Lessons from the 1924 Democratic Convention: An Immigration Debate’s Impact

Immigration has been a defining issue in a campaign before, and the consequences transformed the Democratic Party.

This series was produced by Matt Spolar, in partnership with Politico.

For teachers
  • Producer: Matthew Spolar
  • Editor: Amy Lee Hochman
  • Associate Producer: Victor Couto

For Educators


This six-minute video illustrates the battle between two of the most powerful trends of the 1920s: the increasing political power of urban immigrants, and the increasing influence of the Ku Klux Klan. At the 1924 Democratic Party national convention, these two forces fought to a standstill, leading to the longest convention in the history of American politics. The video is useful to lessons covering the 1924 election, or for lessons focused on the cultural and demographic changes of the 1920s.

Background reading

Political conventions are designed to choose presidential candidates, but underneath all the noise they can reveal profound truths about America.

That was the case at the 1924 Democratic Convention in New York City, where the party split. New York Governor Alfred E. Smith led a faction of urban Democrats who supported a vision of a nation built on manufacturing, immigrants who provided cheap labor, and sprawling urban centers full of opportunity.

William Gibbs McAdoo represented older Democrats based in the rural South and West, firmly rooted in agrarian values, who had no love for the racial intermingling, political corruption and crime of the big cities. The fight came to a head when Smith Democrats sought a plank in the party platform that condemned the Ku Klux Klan but lost by a single vote.

That set the stage for what would be the longest continuing convention in America history. It took 103 ballots over 16 days to nominate a candidate. That candidate was neither Smith or McAdoo, but a compromise entrant, John W. Davis.

But from the disaster rose Smith’s campaign manager, Franklin D. Roosevelt, who was making his first real public appearance since 1921, when he began exhibiting symptoms of polio.

Roosevelt gave a rousing nominating speech for Smith, and demonstrated that despite his illness, he was a viable candidate who could move crowds. That set the stage for his transformative election in 1932.

Lesson Plan 1: 1924 Democratic Convention – Tension Over Immigration

Students will learn how the 1924 Democratic National Convention became a raucous battleground over the influence of the Ku Klux Klan.


Students will:

  • Analyze an illustration about immigration in the early 1920s.
  • Explain the significance of select excerpts of immigration legislation from the 1920s.
  • Determine the central ideas or information of a primary or secondary source; provide an accurate summary that makes clear the relationships among the key details and ideas.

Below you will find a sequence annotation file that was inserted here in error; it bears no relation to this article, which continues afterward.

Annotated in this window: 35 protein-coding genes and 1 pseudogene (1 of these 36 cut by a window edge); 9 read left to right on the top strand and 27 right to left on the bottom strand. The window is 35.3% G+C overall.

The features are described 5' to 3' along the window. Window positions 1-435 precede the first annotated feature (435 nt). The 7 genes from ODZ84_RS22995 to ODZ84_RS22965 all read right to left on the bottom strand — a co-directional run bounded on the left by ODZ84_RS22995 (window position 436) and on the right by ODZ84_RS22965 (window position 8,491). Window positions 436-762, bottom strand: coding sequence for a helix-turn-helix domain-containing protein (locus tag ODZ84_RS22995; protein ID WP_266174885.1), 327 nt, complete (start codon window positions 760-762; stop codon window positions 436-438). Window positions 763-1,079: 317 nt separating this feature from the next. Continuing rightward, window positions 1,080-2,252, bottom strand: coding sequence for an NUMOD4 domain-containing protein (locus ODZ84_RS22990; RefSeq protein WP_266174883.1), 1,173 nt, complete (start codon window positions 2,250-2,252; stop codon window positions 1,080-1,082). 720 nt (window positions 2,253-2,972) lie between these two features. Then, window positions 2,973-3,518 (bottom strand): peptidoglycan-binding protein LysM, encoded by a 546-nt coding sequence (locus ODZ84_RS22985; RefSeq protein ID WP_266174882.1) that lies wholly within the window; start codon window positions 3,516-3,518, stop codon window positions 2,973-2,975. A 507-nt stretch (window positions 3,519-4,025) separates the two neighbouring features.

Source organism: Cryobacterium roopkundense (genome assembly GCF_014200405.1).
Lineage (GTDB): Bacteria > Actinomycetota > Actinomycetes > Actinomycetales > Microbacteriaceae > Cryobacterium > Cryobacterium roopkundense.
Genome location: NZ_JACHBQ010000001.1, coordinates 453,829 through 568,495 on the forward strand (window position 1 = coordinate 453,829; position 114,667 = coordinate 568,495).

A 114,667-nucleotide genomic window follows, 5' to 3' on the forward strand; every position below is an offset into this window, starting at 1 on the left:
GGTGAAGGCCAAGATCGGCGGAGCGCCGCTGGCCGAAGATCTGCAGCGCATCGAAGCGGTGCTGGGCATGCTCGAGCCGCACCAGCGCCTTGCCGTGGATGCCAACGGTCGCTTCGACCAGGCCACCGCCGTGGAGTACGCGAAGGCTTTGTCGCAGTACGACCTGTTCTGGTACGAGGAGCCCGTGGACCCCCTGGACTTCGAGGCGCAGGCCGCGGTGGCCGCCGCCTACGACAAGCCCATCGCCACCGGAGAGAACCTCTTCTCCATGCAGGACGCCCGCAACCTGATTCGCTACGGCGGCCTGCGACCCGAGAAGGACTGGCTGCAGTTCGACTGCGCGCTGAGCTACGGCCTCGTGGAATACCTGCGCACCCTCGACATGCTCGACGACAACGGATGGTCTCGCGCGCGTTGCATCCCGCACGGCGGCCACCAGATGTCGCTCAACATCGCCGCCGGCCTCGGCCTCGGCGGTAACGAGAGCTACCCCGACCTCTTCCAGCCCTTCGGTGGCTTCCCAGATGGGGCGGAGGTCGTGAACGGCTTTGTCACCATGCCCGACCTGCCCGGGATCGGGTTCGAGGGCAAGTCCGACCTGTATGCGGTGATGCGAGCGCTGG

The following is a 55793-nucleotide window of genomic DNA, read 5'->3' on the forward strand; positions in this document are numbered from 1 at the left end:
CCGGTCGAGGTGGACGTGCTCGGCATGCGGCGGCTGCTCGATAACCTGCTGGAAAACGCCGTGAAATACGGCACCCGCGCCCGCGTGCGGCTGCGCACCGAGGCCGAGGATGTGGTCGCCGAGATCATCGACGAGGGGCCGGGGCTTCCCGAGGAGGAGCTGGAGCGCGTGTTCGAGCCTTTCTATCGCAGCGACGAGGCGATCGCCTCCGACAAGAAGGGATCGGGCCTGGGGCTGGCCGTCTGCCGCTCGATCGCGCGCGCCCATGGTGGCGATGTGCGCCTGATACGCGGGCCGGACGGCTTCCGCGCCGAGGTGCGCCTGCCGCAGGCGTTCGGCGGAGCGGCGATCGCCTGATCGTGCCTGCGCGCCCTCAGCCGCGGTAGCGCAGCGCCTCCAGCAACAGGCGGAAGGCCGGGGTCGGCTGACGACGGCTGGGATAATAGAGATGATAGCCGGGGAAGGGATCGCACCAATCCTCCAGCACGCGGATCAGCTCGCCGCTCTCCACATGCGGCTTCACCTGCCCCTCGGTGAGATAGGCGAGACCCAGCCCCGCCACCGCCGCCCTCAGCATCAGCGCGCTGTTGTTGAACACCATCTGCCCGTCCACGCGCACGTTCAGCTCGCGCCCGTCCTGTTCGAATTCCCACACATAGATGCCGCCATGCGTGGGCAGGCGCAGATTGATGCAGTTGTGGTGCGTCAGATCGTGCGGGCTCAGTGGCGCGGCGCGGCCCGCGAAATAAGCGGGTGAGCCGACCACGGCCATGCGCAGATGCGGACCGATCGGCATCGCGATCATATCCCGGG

Essential questions
  • How did the issue of the Ku Klux Klan reveal a major split in the Democratic Party at its 1924 convention?
  • What was the effect of the Democratic party split in 1924?
  • How did the United States government approach the issue of immigration in the early 1900s?
  • Common Core State Standards
    • CCSS.ELA-LITERACY.RH.11-12.2:Determine the central ideas or information of a primary or secondary source; provide an accurate summary that makes clear the relationships among the key details and ideas.
    • CCSS.ELA.LITERACY.RI.11-12.3:Analyze a complex set of ideas or sequences of events and explain how specific individuals, ideas, or events interact or develop over the course of a text.
    • CCSS.ELA-LITERACY.RH.11-12.7:Integrate and evaluate multiple sources of information presented in diverse formats and media (e.g., visually, quantitatively, as well as in words) in order to address a question or solve a problem
    • CCSS.ELA-LITERACY.RH.9-10.4:Determine the meaning of words and phrases as they are used in a text, including vocabulary describing political, social, or economic aspects of history/social science.
    • CCSS.ELA-LITERACY.RH.9-10.9:Compare and contrast treatments of the same topic in several primary and secondary sources.
  • National Council for the Social Studies C3 Framework
    • D2.His.1.9-12.Evaluate how historical events and developments were shaped by unique circumstances of time and place as well as broader historical contexts.
    • D2.His.5.9-12.Analyze how historical contexts shaped and continue to shape people’s perspectives.
    • D2.His.15.6-8.Evaluate the relative influence of various causes of events and developments in the past.
    • D2.His.16.9-12.Integrate evidence from multiple relevant historical sources and interpretations into a reasoned argument about the past.
  • AP U.S. History
    • Period 7: 1890-1945
    • Topic 7.8: 1920s: Cultural and Political ControversiesCultural and Political Controversies Skill 4.B: Explain how a specific historical development or process is situated within a broader historical context. Theme 5: Politics and Power (PCE).
  • AP Government and Politics
    • Unit 5: Political ParticipationTopic 5.3: Political Parties
      Topic 5.8: Electing a President
      Topic 5.9: Congressional Elections
      Topic 5.10: Modern Campaigns